Volume 80, Number 11 | August 12 - 18, 2010
West and East Village, Chelsea, Soho, Noho, Little Italy, Chinatown and Lower East Side, Since 1933


Written by Aaron Loeb
Directed by Chris Smith
Opens August 12
At the Acorn Theatre (410 W. 42nd St.)
For tickets, call 212-279-4200
or visit www.ticketcentral.com

Photo by Carol Rosegg 

How many Abes does it take to prove Lincoln is gay?

He’s big, he’s gay, he’s honest, he’s Abe!
Show puts Lincoln’s lavender leanings on trial


As flies to wanton boys are we to the gods. They kill us for their sport.

— King Lear: Act 4, Scene 1

By their beards and their stovepipe hats, ye shall know them. Honest Abes, a whole bevy of them — six, seven, maybe more, all singing, all dancing, all finally zooming out of the closet 70 years after the brooding, Raymond Massey Lincoln of everybody’s boyhood, and no less than 145 years after John Wilkes Booth put a bullet through the brain of the actual Abraham Lincoln in Ford’s Theatre, Washington, D.C., on a Good Friday night in April 1865.

In the Menard County Courthouse in central Illinois, a trial is in progress. Harmony Green (actress Pippa Pearthree) — a devoted, much-admired schoolteacher for many years, is now being prosecuted for telling her class of 9-year-olds that Abraham Lincoln was, yes, a man who spent much of his early life sharing bed with other young men, in particular his close friend Joshua Speed. In short, that Abraham Lincoln (the father of four boys) was at least bisexual if not out-and-out homosexual.

The case has assumed the sensationalist proportions of the anti-evolutionary Scopes “Monkey Trial” of 1925 — which is still reverberating through America to this day.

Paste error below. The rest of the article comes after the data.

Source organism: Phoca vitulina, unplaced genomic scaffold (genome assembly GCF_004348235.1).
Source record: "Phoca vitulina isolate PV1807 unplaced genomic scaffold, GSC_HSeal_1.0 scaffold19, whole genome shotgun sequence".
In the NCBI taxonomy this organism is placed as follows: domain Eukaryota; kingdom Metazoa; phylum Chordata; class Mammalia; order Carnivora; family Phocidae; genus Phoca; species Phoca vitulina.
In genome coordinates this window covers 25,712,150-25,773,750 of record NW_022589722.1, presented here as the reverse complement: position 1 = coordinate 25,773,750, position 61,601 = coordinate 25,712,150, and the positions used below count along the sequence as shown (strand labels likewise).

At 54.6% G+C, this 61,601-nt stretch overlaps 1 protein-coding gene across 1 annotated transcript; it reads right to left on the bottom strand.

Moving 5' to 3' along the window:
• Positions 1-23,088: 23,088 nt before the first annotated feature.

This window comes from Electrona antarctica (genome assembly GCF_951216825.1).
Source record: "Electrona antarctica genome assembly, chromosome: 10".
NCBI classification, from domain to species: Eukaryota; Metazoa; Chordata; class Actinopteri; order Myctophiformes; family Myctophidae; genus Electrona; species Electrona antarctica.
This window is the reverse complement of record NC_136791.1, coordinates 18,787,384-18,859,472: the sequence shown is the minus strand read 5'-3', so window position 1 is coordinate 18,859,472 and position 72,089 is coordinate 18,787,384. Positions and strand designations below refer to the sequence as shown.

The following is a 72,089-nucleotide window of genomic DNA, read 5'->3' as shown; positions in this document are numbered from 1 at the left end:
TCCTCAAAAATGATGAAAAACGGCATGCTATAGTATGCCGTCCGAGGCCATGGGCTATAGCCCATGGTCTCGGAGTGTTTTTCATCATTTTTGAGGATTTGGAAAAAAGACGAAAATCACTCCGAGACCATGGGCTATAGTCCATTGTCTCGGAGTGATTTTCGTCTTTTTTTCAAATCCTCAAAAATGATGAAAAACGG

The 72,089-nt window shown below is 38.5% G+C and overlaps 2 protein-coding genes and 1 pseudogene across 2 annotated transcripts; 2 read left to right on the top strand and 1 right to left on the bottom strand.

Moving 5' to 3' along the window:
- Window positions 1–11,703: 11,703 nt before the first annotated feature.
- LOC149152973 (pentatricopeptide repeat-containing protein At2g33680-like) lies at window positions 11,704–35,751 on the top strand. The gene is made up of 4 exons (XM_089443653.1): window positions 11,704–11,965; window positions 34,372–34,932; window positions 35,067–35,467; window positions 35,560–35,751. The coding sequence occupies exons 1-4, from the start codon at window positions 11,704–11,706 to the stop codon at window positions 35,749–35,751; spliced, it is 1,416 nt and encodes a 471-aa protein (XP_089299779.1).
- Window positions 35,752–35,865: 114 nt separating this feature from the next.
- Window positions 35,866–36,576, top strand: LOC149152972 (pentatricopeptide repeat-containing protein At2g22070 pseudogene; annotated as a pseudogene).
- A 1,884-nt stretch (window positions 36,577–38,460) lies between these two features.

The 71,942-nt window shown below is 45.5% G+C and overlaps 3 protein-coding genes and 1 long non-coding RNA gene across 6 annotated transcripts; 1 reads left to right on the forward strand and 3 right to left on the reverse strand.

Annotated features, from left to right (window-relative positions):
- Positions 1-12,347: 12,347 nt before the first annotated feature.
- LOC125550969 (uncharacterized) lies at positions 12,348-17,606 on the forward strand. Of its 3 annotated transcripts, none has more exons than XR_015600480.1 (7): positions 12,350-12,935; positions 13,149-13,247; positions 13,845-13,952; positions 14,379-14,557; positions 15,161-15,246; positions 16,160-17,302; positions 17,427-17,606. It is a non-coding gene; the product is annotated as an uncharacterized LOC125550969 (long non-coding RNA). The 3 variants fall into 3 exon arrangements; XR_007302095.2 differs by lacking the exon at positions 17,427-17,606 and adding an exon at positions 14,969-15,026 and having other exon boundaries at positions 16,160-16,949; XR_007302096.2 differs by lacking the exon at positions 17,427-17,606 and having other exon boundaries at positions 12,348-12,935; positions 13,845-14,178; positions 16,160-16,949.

The bloodthirsty Menard County DA is intolerant, archconservative Tom Hauser (Robert Hogan), a Republican former congressman who would like to be a congressman again.

The defense attorney is Regina Lincoln (Stephanie Pope Caffey) of Chicago, no known relation to the dead president (who founded the Republican Party) but a Republican herself and a black woman to boot. No easy job.

Come all the way from New York to cover the hoo-ha is Anton Renault (Arnie Burton) — Pulitzer Prize-winning New York Times feature writer, and an angry urban cynic who has lost his own lover and many other cherished friends to the AIDS that President Ronald Regan refused even to name. 

Accompanying Anton as photographer is Esmerelda Diaz (Stephanie Pope Caffey, again) — a gorgeous Cuban firecracker who sums up her scorn for the morals and mores of these Midwest sticks with: “Somewhere in his grave, Lorca laughs.”

Oh, and one more joker in the deck: DA Tom Hauser’s diffident young son Jerry (Ben Roberts), in his early 20s and also gorgeous — and as secretly gay as the day is long. Has a broken arm to prove it. Tells his father it was broken by some nasty gays protesting the trial. Actually, it was broken in a hotel bedroom in St. Louis.

Rounding out the cast are Ted Koch and Lisa Birnbaum. 

From time to time, each or all of the above pop on beards and stovepipe hats to speak, sing, and country dance — in a cornfield and elsewhere — as Honest Abe himself.

Put it all together and you have “Abraham Lincoln’s Big, Gay Dance Party.”

Well, you do and you don’t, because Aaron Loeb hasn’t built it straightforward, Act I, Act II, Act III. He serves it up as Act A, Act B, Act C — with the audience to choose the order of those acts in accordance with which character they lean toward. This journalist leans toward Anton Renault, cynic or not. “He’s kind of our hero,” says Loeb. “A dark character, but rather funny.”

Here is a bit of Anton’s peroration: